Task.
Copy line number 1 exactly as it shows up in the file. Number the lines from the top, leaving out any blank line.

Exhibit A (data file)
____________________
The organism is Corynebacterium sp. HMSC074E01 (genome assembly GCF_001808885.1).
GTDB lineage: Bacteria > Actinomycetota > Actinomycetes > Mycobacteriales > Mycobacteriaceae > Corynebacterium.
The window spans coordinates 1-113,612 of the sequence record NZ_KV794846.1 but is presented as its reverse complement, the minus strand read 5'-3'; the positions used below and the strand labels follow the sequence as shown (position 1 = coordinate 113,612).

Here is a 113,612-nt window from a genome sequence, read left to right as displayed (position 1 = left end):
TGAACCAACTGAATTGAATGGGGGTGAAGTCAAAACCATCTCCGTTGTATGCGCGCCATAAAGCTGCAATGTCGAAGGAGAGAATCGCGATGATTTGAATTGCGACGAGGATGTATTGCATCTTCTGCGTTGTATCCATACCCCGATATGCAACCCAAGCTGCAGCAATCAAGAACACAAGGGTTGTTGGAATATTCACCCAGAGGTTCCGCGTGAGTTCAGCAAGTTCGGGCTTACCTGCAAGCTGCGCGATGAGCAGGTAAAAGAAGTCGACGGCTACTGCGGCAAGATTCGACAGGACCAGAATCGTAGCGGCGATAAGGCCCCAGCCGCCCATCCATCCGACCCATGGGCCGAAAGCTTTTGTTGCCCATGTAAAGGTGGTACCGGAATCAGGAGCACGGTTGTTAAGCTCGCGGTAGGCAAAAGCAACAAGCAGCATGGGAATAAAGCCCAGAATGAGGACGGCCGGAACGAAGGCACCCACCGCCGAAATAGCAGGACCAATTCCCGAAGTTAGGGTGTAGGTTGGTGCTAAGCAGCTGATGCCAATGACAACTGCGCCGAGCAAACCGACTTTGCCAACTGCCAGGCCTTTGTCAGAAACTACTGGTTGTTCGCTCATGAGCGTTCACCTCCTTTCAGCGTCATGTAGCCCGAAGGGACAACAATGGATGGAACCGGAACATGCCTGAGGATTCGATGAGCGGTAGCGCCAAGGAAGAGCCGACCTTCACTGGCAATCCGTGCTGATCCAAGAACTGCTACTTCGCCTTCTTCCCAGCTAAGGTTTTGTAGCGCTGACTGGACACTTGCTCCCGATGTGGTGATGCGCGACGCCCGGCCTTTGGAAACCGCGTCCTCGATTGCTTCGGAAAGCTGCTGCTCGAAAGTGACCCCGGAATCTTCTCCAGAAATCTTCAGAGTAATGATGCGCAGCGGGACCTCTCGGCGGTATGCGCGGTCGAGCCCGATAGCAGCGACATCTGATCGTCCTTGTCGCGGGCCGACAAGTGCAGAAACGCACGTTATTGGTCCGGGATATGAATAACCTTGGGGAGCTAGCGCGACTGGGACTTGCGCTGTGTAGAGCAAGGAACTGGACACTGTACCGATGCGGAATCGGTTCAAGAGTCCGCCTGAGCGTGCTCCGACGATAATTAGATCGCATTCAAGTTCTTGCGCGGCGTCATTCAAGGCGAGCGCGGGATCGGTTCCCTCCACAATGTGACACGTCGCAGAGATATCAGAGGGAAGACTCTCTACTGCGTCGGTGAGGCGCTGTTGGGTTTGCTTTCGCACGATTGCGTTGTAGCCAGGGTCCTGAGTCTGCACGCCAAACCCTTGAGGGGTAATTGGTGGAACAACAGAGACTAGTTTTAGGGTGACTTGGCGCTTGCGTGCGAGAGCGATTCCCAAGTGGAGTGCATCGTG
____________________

The organism is Corynebacterium sp. HMSC074E01 (genome assembly GCF_001808885.1).